Fiat X1/9 (1972)

In 1972, Fiat stunned the world by introducing the world's smallest and cheapest mid-engined sports car, X1/9. It measured only 3.83 meters long and weighed 880kg. Powered by a 1.3-liter engine mounted amidship and drove the rear wheels. Its superb handling and exotic look won it the nickname "Baby Ferrari". What a pity in the following years it did not received the continuous development it deserved. Otherwise its success would have been greater…

Until the mid-1960s, mid-engined layout used to be reserved for racing cars or their thinly disguised street versions such as Porsche 550 Spyder and Ford GT40. In 1965, De Tomaso introduced the first truly road-going mid-engined sports car, Vallelunga. Then it was followed by Mangusta (1967) and Pantera (1971). Lotus, Lamborghini and Ferrari joined the battleground in 1966-67 with Europa, Miura and Dino 206GT respectively. However, all these cars were expensive and exclusive. In 1969, the first mass production mid-engined sports car was finally born - Porsche 914. In six years it sold 120,000 units, but the baby Porsche won little acclaims nor it set any new standards. While it was cheaper than the 911, it was not exactly affordable to most car buyers. This left an opportunity to X1/9.

The name X1/9 had no special meaning – certainly no implication of "experimental" or the like. It was just a new model codename Fiat adopted in the late 1960s. At that time, Fiat had its 124 Spider selling well in the USA and Europe, so it was not very keen on developing another sports car. But the situation at Bertone was the contrary. You might remember the Italian coachbuilder was responsible for building the body and making final assembly for Fiat 850 Spider. As that car came near the end of its life cycle, Bertone needed to find another car to fill the space of its Turin factory. That car was the X1/9.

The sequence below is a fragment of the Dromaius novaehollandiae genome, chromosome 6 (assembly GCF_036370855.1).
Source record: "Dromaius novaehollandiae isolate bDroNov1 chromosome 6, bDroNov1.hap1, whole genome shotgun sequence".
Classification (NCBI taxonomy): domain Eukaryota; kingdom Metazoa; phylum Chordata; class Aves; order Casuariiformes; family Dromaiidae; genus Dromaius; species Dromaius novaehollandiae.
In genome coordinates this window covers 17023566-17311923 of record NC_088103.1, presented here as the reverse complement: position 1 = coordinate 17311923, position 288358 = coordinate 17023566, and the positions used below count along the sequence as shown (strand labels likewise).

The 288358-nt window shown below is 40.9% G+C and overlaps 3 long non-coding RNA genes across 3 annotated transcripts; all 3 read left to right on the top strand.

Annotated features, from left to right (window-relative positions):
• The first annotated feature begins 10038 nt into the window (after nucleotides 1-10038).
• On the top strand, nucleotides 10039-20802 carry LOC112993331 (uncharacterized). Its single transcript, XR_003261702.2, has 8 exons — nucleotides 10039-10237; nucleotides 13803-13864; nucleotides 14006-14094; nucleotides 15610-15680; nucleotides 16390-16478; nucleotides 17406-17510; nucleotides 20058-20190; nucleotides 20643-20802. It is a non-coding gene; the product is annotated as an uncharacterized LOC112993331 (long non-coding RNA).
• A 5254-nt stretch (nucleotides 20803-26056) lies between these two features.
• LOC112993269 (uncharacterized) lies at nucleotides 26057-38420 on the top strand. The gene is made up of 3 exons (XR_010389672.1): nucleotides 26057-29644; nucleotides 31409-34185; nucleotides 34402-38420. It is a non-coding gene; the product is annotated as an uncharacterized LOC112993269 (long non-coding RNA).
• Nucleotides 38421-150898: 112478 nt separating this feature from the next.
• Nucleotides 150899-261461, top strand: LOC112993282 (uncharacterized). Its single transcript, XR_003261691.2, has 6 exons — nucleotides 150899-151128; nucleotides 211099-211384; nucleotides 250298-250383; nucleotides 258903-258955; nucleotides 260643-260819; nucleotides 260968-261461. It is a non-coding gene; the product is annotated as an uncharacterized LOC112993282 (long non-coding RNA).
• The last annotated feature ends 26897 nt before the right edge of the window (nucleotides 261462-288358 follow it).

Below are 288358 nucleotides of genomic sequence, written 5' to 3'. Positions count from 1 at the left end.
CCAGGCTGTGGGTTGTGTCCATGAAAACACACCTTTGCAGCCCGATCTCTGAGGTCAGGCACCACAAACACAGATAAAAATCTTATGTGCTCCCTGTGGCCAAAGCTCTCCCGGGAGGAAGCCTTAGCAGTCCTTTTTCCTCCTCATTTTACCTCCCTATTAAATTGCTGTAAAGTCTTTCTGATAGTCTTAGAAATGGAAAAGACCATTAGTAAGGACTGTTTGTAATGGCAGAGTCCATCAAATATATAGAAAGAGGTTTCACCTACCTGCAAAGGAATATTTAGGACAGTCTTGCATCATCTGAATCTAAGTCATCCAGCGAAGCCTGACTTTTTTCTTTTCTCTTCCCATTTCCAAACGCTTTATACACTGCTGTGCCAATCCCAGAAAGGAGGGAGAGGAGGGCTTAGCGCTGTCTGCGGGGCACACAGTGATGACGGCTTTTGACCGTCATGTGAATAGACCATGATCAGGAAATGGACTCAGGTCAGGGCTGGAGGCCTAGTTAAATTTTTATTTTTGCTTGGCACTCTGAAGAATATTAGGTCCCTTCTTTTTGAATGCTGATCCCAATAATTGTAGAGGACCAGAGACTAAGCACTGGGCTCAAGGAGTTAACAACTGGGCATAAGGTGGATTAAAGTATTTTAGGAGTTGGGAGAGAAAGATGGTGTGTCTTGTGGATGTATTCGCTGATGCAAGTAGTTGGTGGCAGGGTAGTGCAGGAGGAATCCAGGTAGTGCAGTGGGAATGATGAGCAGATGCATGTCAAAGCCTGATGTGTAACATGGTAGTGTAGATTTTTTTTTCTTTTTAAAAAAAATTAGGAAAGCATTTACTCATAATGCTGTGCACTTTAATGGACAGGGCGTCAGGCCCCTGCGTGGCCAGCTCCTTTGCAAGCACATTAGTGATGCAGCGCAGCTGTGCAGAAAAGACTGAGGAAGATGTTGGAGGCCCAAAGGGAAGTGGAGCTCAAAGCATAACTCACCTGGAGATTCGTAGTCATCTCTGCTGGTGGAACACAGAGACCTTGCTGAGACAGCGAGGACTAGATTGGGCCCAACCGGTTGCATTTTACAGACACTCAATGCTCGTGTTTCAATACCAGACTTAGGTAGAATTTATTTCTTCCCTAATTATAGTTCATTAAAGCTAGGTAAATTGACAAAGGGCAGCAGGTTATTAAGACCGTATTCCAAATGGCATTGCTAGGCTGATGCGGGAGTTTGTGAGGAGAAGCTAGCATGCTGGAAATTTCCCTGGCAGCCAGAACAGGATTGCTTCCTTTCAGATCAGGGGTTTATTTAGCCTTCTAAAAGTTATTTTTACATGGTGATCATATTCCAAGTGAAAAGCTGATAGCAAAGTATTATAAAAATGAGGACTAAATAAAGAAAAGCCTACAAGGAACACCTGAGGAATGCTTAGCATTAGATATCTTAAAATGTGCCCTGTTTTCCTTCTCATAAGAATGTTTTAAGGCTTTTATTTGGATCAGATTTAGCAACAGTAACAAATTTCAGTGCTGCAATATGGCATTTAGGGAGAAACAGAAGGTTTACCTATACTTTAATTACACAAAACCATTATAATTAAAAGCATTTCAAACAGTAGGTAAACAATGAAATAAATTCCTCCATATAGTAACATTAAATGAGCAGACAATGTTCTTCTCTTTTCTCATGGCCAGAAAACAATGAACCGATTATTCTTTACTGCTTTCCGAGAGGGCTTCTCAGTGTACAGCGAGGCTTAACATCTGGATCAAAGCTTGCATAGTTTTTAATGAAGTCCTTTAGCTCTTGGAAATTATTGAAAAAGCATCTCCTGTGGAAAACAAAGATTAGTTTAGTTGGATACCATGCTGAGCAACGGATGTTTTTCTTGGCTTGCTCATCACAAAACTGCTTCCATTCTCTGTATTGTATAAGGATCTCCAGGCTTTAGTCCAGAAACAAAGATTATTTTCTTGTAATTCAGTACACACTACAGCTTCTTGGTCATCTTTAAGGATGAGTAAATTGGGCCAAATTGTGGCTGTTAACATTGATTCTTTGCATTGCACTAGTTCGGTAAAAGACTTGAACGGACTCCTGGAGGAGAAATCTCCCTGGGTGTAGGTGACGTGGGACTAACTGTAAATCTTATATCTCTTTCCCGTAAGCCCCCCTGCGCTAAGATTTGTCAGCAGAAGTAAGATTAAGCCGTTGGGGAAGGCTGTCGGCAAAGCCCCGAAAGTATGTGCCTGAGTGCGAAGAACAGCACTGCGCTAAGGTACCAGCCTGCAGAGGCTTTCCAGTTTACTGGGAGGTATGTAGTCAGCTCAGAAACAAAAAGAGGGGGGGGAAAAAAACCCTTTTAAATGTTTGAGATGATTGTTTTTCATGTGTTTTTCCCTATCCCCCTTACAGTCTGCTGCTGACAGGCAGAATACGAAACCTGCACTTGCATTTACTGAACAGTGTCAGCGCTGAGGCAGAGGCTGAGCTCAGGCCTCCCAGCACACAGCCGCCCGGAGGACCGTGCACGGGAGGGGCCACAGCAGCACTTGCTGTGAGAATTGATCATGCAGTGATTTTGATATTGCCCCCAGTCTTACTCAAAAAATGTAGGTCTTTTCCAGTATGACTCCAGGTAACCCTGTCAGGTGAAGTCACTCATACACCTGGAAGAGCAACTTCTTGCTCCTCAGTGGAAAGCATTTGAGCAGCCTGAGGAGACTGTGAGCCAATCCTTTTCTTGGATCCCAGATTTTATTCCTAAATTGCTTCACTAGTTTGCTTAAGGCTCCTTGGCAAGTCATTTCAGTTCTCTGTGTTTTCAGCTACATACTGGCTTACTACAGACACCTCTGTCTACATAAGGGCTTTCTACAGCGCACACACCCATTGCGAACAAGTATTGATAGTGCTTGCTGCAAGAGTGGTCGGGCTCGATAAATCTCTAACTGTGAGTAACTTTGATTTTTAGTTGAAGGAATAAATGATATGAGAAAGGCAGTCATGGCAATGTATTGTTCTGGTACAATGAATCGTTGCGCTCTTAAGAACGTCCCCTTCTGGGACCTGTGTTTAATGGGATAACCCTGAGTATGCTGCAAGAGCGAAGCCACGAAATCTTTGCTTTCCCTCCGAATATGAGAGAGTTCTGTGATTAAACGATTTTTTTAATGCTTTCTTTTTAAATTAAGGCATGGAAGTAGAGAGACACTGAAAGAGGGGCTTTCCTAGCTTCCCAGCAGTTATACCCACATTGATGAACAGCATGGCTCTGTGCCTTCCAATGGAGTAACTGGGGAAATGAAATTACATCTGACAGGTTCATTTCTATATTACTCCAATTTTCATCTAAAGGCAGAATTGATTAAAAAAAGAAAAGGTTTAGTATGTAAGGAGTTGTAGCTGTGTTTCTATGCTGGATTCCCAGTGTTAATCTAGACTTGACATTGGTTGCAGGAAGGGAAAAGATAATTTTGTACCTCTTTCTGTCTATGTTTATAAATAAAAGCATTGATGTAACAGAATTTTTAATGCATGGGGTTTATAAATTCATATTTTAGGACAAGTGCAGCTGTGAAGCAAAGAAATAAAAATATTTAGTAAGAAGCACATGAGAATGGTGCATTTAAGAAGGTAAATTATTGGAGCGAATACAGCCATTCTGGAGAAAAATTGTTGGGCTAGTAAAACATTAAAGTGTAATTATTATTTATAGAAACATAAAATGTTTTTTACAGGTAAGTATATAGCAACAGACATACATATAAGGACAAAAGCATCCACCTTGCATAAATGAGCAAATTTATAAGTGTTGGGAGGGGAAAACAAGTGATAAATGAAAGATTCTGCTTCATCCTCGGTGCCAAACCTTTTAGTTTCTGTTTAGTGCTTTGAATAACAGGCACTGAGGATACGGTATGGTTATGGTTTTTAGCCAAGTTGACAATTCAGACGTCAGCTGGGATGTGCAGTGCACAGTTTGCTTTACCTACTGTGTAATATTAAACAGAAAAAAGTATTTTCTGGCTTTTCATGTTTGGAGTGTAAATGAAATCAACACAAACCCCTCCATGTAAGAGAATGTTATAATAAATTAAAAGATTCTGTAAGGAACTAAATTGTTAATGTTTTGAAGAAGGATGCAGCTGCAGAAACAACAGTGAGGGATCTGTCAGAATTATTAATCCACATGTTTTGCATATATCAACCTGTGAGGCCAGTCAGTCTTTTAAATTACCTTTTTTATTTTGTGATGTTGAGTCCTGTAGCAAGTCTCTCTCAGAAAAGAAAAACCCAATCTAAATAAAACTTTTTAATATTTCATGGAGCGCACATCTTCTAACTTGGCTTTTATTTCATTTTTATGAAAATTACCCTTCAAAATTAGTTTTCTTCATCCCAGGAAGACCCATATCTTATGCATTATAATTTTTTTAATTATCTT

Apparently, the X1/9 was the brainchild of Bertone instead of Fiat. Bertone's chief designer Marcello Gandini penned a very aggressive and futuristic prototype, with his trademark wedge body shape and pop-up headlamps, a Targa roof and most important, mid-engined layout. No one could have thought of mid-engined layout for such a small and cheap car, but Bertone had a different view. It discovered that the contemporary Fiat 128 - Fiat's first front-engined / front-wheel-drive production car - had a very compact powertrain mounted transversely and drove the front wheels. This powertrain could be transplanted to the rear end of the X1/9 together with its space-saving MacPherson strut suspensions, so that the car became mid-engined and rear-drive. In this way, Bertone created the world's smallest mid-engined car at very little development and production costs. Very clever !

The clever packaging doesn't stop there. To liberate more space from the limited exterior dimensions, Bertone put the spare wheel behind the right seat and the fuel tank behind the left seat, just in front of the engine compartment. The engine compartment was also made as small as possible by putting the 128 engine more upright. As a result, X1/9 had two useful luggage compartments, one at the tail and one at the front.